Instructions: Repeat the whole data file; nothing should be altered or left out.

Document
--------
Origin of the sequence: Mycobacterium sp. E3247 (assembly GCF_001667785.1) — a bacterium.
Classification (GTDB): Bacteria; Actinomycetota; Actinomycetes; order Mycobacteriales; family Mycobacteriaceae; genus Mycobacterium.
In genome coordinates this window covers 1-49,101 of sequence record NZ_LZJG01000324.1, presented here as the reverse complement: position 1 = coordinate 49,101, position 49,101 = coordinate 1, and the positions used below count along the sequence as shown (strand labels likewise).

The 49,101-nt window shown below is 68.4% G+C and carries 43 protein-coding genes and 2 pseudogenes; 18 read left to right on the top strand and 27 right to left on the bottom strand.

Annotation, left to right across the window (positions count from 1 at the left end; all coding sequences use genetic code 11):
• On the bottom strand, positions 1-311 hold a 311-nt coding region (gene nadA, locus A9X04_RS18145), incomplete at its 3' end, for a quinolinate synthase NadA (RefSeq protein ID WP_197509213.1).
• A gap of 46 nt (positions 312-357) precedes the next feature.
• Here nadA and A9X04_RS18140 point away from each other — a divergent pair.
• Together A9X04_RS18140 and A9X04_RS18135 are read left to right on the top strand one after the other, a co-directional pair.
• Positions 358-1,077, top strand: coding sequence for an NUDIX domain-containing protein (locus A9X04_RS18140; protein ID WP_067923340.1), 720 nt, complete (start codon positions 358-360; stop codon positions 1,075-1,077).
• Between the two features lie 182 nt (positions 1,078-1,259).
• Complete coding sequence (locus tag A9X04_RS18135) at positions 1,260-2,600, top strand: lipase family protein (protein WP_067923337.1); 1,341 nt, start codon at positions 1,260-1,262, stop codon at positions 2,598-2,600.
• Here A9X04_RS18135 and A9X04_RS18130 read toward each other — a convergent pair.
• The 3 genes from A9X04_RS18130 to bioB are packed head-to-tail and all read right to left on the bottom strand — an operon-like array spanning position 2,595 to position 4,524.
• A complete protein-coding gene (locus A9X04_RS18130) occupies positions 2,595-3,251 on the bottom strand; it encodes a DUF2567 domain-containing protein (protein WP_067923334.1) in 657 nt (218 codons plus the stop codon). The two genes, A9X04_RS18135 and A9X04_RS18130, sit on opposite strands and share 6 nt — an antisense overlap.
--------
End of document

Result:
Origin of the sequence: Mycobacterium sp. E3247 (assembly GCF_001667785.1) — a bacterium.
Classification (GTDB): Bacteria; Actinomycetota; Actinomycetes; order Mycobacteriales; family Mycobacteriaceae; genus Mycobacterium.
In genome coordinates this window covers 1-49,101 of sequence record NZ_LZJG01000324.1, presented here as the reverse complement: position 1 = coordinate 49,101, position 49,101 = coordinate 1, and the positions used below count along the sequence as shown (strand labels likewise).

The 49,101-nt window shown below is 68.4% G+C and carries 43 protein-coding genes and 2 pseudogenes; 18 read left to right on the top strand and 27 right to left on the bottom strand.

Annotation, left to right across the window (positions count from 1 at the left end; all coding sequences use genetic code 11):
• On the bottom strand, positions 1-311 hold a 311-nt coding region (gene nadA, locus A9X04_RS18145), incomplete at its 3' end, for a quinolinate synthase NadA (RefSeq protein ID WP_197509213.1).
• A gap of 46 nt (positions 312-357) precedes the next feature.
• Here nadA and A9X04_RS18140 point away from each other — a divergent pair.
• Together A9X04_RS18140 and A9X04_RS18135 are read left to right on the top strand one after the other, a co-directional pair.
• Positions 358-1,077, top strand: coding sequence for an NUDIX domain-containing protein (locus A9X04_RS18140; protein ID WP_067923340.1), 720 nt, complete (start codon positions 358-360; stop codon positions 1,075-1,077).
• Between the two features lie 182 nt (positions 1,078-1,259).
• Complete coding sequence (locus tag A9X04_RS18135) at positions 1,260-2,600, top strand: lipase family protein (protein WP_067923337.1); 1,341 nt, start codon at positions 1,260-1,262, stop codon at positions 2,598-2,600.
• Here A9X04_RS18135 and A9X04_RS18130 read toward each other — a convergent pair.
• The 3 genes from A9X04_RS18130 to bioB are packed head-to-tail and all read right to left on the bottom strand — an operon-like array spanning position 2,595 to position 4,524.
• A complete protein-coding gene (locus A9X04_RS18130) occupies positions 2,595-3,251 on the bottom strand; it encodes a DUF2567 domain-containing protein (protein WP_067923334.1) in 657 nt (218 codons plus the stop codon). The two genes, A9X04_RS18135 and A9X04_RS18130, sit on opposite strands and share 6 nt — an antisense overlap.